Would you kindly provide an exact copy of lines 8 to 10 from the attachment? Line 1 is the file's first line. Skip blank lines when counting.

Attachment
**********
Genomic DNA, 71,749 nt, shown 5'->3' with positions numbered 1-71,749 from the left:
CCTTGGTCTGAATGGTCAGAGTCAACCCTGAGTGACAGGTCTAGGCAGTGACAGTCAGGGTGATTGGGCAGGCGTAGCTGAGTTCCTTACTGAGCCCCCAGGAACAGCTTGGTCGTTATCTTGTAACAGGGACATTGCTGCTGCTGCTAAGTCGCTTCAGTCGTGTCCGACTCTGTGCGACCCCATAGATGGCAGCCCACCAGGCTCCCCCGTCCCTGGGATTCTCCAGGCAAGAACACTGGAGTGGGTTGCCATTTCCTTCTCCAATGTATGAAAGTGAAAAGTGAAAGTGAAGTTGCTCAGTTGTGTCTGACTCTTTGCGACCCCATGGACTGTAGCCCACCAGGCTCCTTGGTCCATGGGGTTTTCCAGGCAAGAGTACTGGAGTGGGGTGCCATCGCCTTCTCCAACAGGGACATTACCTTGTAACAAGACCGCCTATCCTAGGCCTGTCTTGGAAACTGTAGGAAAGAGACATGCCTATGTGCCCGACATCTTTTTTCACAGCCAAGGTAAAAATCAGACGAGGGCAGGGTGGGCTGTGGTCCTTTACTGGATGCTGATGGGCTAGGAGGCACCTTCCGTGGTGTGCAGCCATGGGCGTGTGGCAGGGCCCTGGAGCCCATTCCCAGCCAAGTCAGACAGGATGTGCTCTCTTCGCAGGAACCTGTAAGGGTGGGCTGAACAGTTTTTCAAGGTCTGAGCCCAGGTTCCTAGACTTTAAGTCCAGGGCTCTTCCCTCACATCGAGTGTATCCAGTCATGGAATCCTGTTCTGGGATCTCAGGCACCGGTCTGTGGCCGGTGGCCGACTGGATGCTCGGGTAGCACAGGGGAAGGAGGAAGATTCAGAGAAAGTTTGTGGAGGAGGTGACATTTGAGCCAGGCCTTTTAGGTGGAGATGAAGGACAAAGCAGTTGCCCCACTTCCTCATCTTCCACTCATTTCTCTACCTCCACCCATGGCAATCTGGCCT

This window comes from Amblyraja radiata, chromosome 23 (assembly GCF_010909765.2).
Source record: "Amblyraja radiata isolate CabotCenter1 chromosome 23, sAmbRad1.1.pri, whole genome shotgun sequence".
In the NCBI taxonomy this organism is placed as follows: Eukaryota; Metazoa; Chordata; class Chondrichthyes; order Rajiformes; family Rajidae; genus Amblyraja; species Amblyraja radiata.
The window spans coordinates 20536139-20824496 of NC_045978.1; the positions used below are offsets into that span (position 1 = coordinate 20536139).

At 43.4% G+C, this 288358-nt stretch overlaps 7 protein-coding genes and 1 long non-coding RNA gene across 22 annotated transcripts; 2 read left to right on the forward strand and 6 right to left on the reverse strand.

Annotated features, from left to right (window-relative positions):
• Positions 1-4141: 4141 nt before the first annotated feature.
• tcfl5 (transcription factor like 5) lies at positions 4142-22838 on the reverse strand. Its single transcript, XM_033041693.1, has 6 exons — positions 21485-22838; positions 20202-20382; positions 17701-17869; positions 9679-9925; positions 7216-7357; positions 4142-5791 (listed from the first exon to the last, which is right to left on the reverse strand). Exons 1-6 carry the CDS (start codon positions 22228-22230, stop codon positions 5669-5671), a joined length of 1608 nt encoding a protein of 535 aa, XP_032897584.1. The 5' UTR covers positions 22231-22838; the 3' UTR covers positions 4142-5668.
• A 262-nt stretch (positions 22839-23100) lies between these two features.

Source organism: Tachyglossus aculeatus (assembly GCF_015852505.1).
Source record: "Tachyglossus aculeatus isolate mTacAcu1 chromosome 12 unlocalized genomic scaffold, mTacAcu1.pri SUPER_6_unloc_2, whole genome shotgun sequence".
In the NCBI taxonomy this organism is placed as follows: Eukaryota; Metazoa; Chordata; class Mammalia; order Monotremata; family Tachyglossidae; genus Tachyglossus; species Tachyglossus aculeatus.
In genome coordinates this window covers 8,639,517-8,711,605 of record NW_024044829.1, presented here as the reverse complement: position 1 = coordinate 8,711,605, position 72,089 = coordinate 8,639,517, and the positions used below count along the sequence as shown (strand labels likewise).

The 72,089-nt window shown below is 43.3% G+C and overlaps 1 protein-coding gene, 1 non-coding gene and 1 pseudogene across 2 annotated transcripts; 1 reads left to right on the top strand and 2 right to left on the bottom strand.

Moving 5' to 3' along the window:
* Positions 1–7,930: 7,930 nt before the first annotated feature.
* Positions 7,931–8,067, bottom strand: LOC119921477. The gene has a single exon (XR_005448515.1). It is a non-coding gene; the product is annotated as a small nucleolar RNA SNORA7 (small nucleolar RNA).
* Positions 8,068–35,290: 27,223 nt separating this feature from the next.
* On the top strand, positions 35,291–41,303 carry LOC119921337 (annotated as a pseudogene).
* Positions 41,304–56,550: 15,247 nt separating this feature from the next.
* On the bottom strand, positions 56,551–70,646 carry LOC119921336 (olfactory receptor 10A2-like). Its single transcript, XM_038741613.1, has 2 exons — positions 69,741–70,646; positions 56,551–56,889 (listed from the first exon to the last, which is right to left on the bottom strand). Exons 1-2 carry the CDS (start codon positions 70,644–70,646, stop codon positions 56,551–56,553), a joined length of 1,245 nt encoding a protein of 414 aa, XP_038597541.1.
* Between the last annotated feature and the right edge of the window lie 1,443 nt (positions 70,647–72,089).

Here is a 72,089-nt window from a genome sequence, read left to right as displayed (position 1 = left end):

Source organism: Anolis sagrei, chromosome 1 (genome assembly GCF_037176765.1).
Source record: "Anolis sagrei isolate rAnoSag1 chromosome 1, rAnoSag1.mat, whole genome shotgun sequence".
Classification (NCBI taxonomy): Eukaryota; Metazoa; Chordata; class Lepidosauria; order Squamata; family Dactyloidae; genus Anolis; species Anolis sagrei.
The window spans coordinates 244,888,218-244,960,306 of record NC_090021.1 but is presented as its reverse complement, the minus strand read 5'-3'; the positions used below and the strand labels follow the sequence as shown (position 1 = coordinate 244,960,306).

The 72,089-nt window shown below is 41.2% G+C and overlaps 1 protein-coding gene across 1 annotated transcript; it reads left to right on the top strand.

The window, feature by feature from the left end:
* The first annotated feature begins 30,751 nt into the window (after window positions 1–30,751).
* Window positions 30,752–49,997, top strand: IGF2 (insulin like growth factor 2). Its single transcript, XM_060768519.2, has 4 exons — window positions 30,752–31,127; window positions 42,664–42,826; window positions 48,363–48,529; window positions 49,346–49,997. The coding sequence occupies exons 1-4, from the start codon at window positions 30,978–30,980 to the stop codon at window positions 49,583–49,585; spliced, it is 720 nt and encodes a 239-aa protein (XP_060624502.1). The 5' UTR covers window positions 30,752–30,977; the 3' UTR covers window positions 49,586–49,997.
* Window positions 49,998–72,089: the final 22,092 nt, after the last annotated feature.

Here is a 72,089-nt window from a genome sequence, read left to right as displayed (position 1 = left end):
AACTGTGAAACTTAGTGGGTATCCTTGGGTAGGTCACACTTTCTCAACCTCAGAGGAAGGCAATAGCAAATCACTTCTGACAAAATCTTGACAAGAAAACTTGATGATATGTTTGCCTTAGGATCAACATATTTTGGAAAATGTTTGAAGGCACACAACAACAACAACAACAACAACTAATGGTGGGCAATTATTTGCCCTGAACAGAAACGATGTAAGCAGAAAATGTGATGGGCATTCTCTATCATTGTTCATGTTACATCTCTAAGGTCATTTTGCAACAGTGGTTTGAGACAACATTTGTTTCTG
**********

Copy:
Annotated features, from left to right (window-relative positions):
• Positions 1-4141: 4141 nt before the first annotated feature.
• tcfl5 (transcription factor like 5) lies at positions 4142-22838 on the reverse strand. Its single transcript, XM_033041693.1, has 6 exons — positions 21485-22838; positions 20202-20382; positions 17701-17869; positions 9679-9925; positions 7216-7357; positions 4142-5791 (listed from the first exon to the last, which is right to left on the reverse strand). Exons 1-6 carry the CDS (start codon positions 22228-22230, stop codon positions 5669-5671), a joined length of 1608 nt encoding a protein of 535 aa, XP_032897584.1. The 5' UTR covers positions 22231-22838; the 3' UTR covers positions 4142-5668.